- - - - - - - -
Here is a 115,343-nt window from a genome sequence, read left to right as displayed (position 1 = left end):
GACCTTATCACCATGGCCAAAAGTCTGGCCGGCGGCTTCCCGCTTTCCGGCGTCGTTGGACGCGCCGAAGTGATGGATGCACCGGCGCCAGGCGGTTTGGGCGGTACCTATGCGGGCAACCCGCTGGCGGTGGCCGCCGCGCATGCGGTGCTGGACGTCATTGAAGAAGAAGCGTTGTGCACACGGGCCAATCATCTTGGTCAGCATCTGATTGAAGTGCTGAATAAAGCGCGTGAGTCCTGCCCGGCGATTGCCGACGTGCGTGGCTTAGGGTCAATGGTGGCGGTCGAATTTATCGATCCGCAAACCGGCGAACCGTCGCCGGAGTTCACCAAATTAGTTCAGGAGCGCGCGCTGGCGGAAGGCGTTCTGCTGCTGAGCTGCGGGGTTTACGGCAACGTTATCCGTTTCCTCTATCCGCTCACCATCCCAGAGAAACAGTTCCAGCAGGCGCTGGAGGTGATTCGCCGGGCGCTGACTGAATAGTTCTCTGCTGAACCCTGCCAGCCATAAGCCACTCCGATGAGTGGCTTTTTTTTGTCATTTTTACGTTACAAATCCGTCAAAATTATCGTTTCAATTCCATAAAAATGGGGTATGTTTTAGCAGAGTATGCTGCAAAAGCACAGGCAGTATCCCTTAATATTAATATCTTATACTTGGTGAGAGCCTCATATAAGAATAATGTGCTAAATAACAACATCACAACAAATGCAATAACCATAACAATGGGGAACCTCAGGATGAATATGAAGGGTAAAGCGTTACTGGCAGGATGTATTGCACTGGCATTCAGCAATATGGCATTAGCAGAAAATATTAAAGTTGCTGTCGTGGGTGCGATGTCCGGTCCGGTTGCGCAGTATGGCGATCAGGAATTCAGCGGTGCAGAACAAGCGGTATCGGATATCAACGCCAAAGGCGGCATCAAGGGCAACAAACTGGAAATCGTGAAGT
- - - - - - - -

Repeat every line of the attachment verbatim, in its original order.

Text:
Here is a 115,343-nt window from a genome sequence, read left to right as displayed (position 1 = left end):
GACCTTATCACCATGGCCAAAAGTCTGGCCGGCGGCTTCCCGCTTTCCGGCGTCGTTGGACGCGCCGAAGTGATGGATGCACCGGCGCCAGGCGGTTTGGGCGGTACCTATGCGGGCAACCCGCTGGCGGTGGCCGCCGCGCATGCGGTGCTGGACGTCATTGAAGAAGAAGCGTTGTGCACACGGGCCAATCATCTTGGTCAGCATCTGATTGAAGTGCTGAATAAAGCGCGTGAGTCCTGCCCGGCGATTGCCGACGTGCGTGGCTTAGGGTCAATGGTGGCGGTCGAATTTATCGATCCGCAAACCGGCGAACCGTCGCCGGAGTTCACCAAATTAGTTCAGGAGCGCGCGCTGGCGGAAGGCGTTCTGCTGCTGAGCTGCGGGGTTTACGGCAACGTTATCCGTTTCCTCTATCCGCTCACCATCCCAGAGAAACAGTTCCAGCAGGCGCTGGAGGTGATTCGCCGGGCGCTGACTGAATAGTTCTCTGCTGAACCCTGCCAGCCATAAGCCACTCCGATGAGTGGCTTTTTTTTGTCATTTTTACGTTACAAATCCGTCAAAATTATCGTTTCAATTCCATAAAAATGGGGTATGTTTTAGCAGAGTATGCTGCAAAAGCACAGGCAGTATCCCTTAATATTAATATCTTATACTTGGTGAGAGCCTCATATAAGAATAATGTGCTAAATAACAACATCACAACAAATGCAATAACCATAACAATGGGGAACCTCAGGATGAATATGAAGGGTAAAGCGTTACTGGCAGGATGTATTGCACTGGCATTCAGCAATATGGCATTAGCAGAAAATATTAAAGTTGCTGTCGTGGGTGCGATGTCCGGTCCGGTTGCGCAGTATGGCGATCAGGAATTCAGCGGTGCAGAACAAGCGGTATCGGATATCAACGCCAAAGGCGGCATCAAGGGCAACAAACTGGAAATCGTGAAGT